The process of extraction is also charged with human concerns. The trees undergo a process of ‘bleeding’ and ‘scarring’ before the milky resin can be collected. Sap emerges from the exposed orange wood, swelling and congealing to form droplets known as ‘desert tears’.
The resin is farmed across the southern Arabic Peninsula where it is known as oilbanum, or al-lubān, translated as ‘that which results from milking’. It seems we perceive these trees as so much more than firewood and splinters.
Differences in soil and climate produce variations of the resin, with the purest and most sought after is collected at the final tapping of the year. This late resin is almost opaque and potently aromatic.
Historically the highest grade of frankincense was produced in Oman, but more recently Somalia has taken over as the premium exporter, supplying in bulk to the Roman Catholic Church.
The true magic of frankincense can be found in the ephemeral nature of the smoke. Once ignited these milky rocks dissipate into smoke, curling upwards before disappearing, filling a space with an otherworldly aroma.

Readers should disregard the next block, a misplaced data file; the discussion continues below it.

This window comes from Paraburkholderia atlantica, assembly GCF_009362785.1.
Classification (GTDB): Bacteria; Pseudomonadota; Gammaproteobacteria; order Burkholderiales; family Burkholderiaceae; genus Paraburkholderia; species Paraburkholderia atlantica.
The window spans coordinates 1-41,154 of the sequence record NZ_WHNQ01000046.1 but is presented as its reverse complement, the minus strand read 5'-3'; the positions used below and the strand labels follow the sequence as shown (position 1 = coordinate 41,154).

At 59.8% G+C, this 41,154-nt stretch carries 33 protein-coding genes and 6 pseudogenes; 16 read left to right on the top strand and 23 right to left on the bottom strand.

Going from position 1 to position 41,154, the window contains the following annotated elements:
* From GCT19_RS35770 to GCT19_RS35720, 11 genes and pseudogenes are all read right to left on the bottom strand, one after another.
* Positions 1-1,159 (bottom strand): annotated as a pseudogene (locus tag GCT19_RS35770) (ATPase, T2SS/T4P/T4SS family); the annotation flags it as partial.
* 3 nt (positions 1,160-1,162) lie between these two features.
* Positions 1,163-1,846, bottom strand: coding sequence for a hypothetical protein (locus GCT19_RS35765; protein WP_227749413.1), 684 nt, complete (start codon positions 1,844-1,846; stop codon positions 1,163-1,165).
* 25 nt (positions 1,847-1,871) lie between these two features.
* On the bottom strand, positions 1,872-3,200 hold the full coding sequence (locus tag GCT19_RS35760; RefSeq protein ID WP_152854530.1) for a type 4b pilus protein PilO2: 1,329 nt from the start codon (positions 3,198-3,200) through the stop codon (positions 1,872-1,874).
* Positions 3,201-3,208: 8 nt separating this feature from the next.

The smoke travels from the altar, beyond the pulpit enveloping the worshipers with a common sensory experience. Our vocabulary falls short when describing the heavenly scent. We may identify woody and earthy reminders, perhaps hints of lemon and a certain level of spice, but our experience of the aroma is far more complex.
Our olfactory senses are connected to our limbic system, the area of the brain that deals with emotions and memory, creating deep emotional connections and transporting our minds back into the past.
To me, Frankincense smells like last Christmas. It smells like the two priests who used to pop in my local pub after the service. It smells like festive scented candles and my mum’s perfume, now woven through her scarf.
Words by Sophie Vent. Images by Emma Leafe, Creative Director of UME Collection.